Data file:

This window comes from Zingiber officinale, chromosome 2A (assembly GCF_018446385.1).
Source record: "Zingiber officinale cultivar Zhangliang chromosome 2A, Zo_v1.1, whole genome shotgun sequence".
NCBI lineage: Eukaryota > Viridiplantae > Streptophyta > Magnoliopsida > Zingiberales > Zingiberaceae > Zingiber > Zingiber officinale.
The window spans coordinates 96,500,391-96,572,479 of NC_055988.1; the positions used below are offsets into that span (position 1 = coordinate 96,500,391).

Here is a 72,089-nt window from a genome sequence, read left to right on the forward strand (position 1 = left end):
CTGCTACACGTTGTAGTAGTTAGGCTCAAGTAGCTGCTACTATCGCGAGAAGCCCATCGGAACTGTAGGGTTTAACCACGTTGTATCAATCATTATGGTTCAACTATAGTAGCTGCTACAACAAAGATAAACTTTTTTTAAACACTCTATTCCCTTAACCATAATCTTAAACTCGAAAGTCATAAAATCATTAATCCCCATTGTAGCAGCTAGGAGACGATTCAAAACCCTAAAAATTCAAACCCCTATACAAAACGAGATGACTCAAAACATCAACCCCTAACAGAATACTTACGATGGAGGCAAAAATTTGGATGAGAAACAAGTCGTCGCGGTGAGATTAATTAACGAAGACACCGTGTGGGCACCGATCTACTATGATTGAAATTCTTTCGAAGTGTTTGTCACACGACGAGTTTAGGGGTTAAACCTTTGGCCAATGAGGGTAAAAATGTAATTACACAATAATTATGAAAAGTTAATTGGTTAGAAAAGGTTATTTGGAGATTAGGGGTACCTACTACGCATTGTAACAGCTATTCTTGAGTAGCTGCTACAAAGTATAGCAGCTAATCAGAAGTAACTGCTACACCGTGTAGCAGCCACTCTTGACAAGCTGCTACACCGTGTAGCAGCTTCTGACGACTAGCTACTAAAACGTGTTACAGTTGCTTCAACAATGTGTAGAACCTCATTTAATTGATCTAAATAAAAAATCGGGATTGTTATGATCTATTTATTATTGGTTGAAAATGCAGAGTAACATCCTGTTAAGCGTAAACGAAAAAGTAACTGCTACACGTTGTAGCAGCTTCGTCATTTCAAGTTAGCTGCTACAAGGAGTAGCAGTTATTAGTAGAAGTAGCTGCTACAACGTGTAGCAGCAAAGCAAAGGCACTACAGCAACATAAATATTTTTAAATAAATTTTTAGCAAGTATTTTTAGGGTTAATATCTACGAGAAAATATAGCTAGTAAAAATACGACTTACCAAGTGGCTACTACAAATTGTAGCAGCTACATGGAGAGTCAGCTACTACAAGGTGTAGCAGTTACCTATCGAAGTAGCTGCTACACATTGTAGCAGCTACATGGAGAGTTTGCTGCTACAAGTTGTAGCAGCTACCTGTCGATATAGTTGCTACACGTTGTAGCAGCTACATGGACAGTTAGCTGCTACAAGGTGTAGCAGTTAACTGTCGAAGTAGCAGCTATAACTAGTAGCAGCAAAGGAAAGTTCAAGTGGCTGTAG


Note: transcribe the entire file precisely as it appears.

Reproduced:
This window comes from Zingiber officinale, chromosome 2A (assembly GCF_018446385.1).
Source record: "Zingiber officinale cultivar Zhangliang chromosome 2A, Zo_v1.1, whole genome shotgun sequence".
NCBI lineage: Eukaryota > Viridiplantae > Streptophyta > Magnoliopsida > Zingiberales > Zingiberaceae > Zingiber > Zingiber officinale.
The window spans coordinates 96,500,391-96,572,479 of NC_055988.1; the positions used below are offsets into that span (position 1 = coordinate 96,500,391).

Here is a 72,089-nt window from a genome sequence, read left to right on the forward strand (position 1 = left end):
CTGCTACACGTTGTAGTAGTTAGGCTCAAGTAGCTGCTACTATCGCGAGAAGCCCATCGGAACTGTAGGGTTTAACCACGTTGTATCAATCATTATGGTTCAACTATAGTAGCTGCTACAACAAAGATAAACTTTTTTTAAACACTCTATTCCCTTAACCATAATCTTAAACTCGAAAGTCATAAAATCATTAATCCCCATTGTAGCAGCTAGGAGACGATTCAAAACCCTAAAAATTCAAACCCCTATACAAAACGAGATGACTCAAAACATCAACCCCTAACAGAATACTTACGATGGAGGCAAAAATTTGGATGAGAAACAAGTCGTCGCGGTGAGATTAATTAACGAAGACACCGTGTGGGCACCGATCTACTATGATTGAAATTCTTTCGAAGTGTTTGTCACACGACGAGTTTAGGGGTTAAACCTTTGGCCAATGAGGGTAAAAATGTAATTACACAATAATTATGAAAAGTTAATTGGTTAGAAAAGGTTATTTGGAGATTAGGGGTACCTACTACGCATTGTAACAGCTATTCTTGAGTAGCTGCTACAAAGTATAGCAGCTAATCAGAAGTAACTGCTACACCGTGTAGCAGCCACTCTTGACAAGCTGCTACACCGTGTAGCAGCTTCTGACGACTAGCTACTAAAACGTGTTACAGTTGCTTCAACAATGTGTAGAACCTCATTTAATTGATCTAAATAAAAAATCGGGATTGTTATGATCTATTTATTATTGGTTGAAAATGCAGAGTAACATCCTGTTAAGCGTAAACGAAAAAGTAACTGCTACACGTTGTAGCAGCTTCGTCATTTCAAGTTAGCTGCTACAAGGAGTAGCAGTTATTAGTAGAAGTAGCTGCTACAACGTGTAGCAGCAAAGCAAAGGCACTACAGCAACATAAATATTTTTAAATAAATTTTTAGCAAGTATTTTTAGGGTTAATATCTACGAGAAAATATAGCTAGTAAAAATACGACTTACCAAGTGGCTACTACAAATTGTAGCAGCTACATGGAGAGTCAGCTACTACAAGGTGTAGCAGTTACCTATCGAAGTAGCTGCTACACATTGTAGCAGCTACATGGAGAGTTTGCTGCTACAAGTTGTAGCAGCTACCTGTCGATATAGTTGCTACACGTTGTAGCAGCTACATGGACAGTTAGCTGCTACAAGGTGTAGCAGTTAACTGTCGAAGTAGCAGCTATAACTAGTAGCAGCAAAGGAAAGTTCAAGTGGCTGTAG